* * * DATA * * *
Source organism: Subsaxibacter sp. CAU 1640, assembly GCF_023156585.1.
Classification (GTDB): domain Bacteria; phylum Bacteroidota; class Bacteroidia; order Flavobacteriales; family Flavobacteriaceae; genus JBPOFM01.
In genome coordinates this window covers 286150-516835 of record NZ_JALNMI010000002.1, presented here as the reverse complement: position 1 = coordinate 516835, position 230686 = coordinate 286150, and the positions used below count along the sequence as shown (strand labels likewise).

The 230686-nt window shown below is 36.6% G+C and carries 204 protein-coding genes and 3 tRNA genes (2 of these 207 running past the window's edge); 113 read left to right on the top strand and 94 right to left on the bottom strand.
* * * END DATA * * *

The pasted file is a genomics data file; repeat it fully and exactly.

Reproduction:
Source organism: Subsaxibacter sp. CAU 1640, assembly GCF_023156585.1.
Classification (GTDB): domain Bacteria; phylum Bacteroidota; class Bacteroidia; order Flavobacteriales; family Flavobacteriaceae; genus JBPOFM01.
In genome coordinates this window covers 286150-516835 of record NZ_JALNMI010000002.1, presented here as the reverse complement: position 1 = coordinate 516835, position 230686 = coordinate 286150, and the positions used below count along the sequence as shown (strand labels likewise).

The 230686-nt window shown below is 36.6% G+C and carries 204 protein-coding genes and 3 tRNA genes (2 of these 207 running past the window's edge); 113 read left to right on the top strand and 94 right to left on the bottom strand.